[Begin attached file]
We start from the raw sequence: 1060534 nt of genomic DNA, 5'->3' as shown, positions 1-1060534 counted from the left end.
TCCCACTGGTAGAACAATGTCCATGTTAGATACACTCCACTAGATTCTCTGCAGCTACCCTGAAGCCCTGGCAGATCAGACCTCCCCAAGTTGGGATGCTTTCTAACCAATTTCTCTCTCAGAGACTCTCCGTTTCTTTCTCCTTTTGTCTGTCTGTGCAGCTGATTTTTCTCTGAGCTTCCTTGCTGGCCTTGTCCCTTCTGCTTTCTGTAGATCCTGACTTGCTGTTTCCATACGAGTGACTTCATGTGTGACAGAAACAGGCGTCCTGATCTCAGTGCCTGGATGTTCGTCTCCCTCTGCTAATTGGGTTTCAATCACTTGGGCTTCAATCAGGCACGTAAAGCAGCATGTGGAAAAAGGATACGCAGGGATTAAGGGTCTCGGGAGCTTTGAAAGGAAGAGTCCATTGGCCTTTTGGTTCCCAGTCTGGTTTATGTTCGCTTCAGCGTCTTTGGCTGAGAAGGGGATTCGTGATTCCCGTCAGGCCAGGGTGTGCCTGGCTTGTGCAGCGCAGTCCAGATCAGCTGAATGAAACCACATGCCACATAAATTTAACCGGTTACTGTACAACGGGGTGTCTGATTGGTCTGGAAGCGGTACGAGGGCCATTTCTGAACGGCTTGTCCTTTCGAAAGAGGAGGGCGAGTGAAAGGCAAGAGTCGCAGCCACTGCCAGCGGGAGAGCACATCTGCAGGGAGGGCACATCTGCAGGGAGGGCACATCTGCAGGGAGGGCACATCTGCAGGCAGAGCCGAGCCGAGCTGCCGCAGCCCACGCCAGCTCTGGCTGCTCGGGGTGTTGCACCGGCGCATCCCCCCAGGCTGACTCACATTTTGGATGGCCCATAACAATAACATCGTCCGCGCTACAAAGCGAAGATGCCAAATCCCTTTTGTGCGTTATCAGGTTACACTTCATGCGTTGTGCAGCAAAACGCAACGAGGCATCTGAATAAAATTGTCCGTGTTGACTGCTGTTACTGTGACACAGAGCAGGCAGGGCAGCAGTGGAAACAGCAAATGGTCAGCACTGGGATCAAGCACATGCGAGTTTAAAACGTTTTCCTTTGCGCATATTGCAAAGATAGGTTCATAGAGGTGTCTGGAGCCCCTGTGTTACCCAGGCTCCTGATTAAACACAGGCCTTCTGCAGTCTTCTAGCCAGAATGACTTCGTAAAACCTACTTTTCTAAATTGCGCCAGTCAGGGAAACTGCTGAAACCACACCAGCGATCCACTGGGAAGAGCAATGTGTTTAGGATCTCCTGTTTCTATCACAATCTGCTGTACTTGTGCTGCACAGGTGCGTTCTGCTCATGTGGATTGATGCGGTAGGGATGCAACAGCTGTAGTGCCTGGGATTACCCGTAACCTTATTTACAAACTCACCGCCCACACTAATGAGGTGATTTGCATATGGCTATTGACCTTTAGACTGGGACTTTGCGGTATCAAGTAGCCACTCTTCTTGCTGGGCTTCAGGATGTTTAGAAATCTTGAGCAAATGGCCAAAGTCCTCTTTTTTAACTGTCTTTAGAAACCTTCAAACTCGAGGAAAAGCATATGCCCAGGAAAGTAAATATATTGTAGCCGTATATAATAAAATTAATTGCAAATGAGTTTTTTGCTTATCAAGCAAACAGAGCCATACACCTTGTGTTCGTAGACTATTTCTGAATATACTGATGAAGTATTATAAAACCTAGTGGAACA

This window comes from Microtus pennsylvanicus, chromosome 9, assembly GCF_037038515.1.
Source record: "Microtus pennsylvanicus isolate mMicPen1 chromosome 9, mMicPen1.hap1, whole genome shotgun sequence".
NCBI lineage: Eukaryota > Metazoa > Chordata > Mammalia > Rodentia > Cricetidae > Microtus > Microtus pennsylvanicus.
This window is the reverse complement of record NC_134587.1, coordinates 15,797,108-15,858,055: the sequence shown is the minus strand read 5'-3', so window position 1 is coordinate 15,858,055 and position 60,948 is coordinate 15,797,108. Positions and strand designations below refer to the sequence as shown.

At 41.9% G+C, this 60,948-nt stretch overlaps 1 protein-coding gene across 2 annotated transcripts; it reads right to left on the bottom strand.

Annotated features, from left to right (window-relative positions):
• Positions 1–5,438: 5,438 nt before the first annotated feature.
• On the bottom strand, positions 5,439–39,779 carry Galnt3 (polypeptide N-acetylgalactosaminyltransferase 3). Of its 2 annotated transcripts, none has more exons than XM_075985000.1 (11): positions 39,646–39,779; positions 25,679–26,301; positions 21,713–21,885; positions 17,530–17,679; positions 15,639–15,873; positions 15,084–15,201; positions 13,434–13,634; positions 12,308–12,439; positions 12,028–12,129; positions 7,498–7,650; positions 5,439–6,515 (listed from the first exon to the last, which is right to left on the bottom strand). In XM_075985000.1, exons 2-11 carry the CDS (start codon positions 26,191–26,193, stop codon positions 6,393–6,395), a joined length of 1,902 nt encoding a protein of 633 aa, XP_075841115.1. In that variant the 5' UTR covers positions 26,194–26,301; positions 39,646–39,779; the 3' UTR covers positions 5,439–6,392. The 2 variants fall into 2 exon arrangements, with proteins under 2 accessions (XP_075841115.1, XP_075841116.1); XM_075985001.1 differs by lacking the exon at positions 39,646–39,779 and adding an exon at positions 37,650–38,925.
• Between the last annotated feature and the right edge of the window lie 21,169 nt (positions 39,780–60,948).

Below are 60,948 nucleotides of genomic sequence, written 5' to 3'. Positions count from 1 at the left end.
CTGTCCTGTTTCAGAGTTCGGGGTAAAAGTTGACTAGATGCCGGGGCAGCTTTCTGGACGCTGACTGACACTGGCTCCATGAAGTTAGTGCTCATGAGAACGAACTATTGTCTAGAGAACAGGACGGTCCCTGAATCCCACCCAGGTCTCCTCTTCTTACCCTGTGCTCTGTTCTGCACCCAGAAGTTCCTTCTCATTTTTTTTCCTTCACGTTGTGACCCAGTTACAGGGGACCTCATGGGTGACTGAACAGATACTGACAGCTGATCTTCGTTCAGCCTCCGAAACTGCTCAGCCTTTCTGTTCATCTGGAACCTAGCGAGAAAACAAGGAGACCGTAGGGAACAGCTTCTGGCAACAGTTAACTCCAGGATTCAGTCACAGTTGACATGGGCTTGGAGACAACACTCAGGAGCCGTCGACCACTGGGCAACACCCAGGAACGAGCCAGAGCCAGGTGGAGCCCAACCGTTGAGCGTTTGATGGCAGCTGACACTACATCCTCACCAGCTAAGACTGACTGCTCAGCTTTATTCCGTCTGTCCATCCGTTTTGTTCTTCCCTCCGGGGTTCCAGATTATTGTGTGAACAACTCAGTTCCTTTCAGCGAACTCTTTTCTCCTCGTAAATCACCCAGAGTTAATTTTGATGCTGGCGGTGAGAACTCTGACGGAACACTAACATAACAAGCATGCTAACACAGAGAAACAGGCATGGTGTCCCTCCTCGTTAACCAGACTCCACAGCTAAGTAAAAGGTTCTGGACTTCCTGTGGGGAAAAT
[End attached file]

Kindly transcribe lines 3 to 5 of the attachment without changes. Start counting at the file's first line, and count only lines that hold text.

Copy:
This window comes from Microtus pennsylvanicus, chromosome 9, assembly GCF_037038515.1.
Source record: "Microtus pennsylvanicus isolate mMicPen1 chromosome 9, mMicPen1.hap1, whole genome shotgun sequence".
NCBI lineage: Eukaryota > Metazoa > Chordata > Mammalia > Rodentia > Cricetidae > Microtus > Microtus pennsylvanicus.